What are people in recovery doing to stay sober during COVID-19?

The COVID-19 pandemic has thrown a few new challenges into how people manage their addictions. For people who have established their sobriety, it is common to be dealing with new potential triggers as fear and anxiety levels begin to rise. You might have also recently realized that you might need help dealing with an addiction if you’ve been turning to drugs or alcohol more to cope with the changes in your life. In either case, you are now wondering what are people in recovery doing to stay sober during COVID-19, and the answer to this question is life changing.

Choosing sobriety during this time helps you to stay healthier in case you do get exposed to the virus. While it may be harder to get and stay sober when you have so many worries, it helps to know that you can get treatment for your addiction while still practicing social distancing. People in recovery have been using multiple strategies to maintain their sobriety, and learning about them can help you to emerge from the pandemic healthier and stronger than ever before.

Stay Healthy and Sober Throughout the COVID-19 Pandemic

The first thing that you should know is that addiction treatment centers are still currently open. In fact, it is best for you to seek professional help that prevents you from having severe withdrawal symptoms if you are at risk for having issues with the detox process. Going to a treatment center is safe, and you can trust that the professional staff is doing everything they can to prevent the transmission of the virus in the facility. When you go to a treatment program, you get these specialized services that help you to stay sober during the pandemic.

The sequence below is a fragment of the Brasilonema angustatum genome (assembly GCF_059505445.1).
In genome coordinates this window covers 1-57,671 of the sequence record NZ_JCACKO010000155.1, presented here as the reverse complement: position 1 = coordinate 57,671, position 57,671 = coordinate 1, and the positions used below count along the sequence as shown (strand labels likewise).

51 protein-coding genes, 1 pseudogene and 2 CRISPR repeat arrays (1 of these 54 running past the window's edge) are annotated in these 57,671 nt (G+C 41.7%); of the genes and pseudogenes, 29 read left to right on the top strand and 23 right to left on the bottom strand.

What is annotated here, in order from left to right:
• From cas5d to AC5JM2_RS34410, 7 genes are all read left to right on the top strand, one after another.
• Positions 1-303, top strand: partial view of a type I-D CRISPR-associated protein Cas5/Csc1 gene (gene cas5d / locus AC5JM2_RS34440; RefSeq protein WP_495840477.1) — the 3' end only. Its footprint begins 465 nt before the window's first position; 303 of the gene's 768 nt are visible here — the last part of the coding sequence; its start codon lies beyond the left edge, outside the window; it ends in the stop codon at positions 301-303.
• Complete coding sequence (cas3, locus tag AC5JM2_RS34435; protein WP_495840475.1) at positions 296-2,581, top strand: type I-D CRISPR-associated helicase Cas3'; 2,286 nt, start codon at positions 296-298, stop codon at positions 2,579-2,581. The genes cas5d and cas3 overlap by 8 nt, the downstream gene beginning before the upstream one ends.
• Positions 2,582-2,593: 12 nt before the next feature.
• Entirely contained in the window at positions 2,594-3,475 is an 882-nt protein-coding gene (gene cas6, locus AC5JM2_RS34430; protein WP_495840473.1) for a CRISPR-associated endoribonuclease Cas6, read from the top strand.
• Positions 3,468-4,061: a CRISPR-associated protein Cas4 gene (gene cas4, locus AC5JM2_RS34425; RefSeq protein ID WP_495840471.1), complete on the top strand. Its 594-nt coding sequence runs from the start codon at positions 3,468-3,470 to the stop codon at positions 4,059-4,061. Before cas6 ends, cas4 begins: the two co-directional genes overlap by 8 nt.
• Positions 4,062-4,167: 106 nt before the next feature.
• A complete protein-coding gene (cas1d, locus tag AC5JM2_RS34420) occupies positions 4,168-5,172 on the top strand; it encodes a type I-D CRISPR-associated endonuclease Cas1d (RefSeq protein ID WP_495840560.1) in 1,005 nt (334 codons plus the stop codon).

•individual counseling to address your pandemic concerns

•group therapy with proper social distancing

• support for withdrawal symptoms in a safe environment

There are also steps that people are taking to recover at home. You might be eligible for an outpatient treatment program that can help you to get sober or avoid a potential relapse. Talking to other people about what you are going through can help you to vent out your negative emotions and find healthier ways to cope. For instance, your counselor might recommend avoiding watching the news all day, or they might suggest activities to help fill your time while you are at home. If you are feeling isolated from having to stay at home more, then talking to other people online an also help you to socialize with sober friends.

The effects of COVID-19 on the sober community are noticeable, but they don’t have to cause you to fall prey to your addiction. Instead, you can use this moment to recognize the need for help that will allow you to make it through the pandemic in good health. Are you feeling like the pandemic could be putting your sobriety at risk? If so, let us know. Call us today at 844-639-8371.

Scroll to Top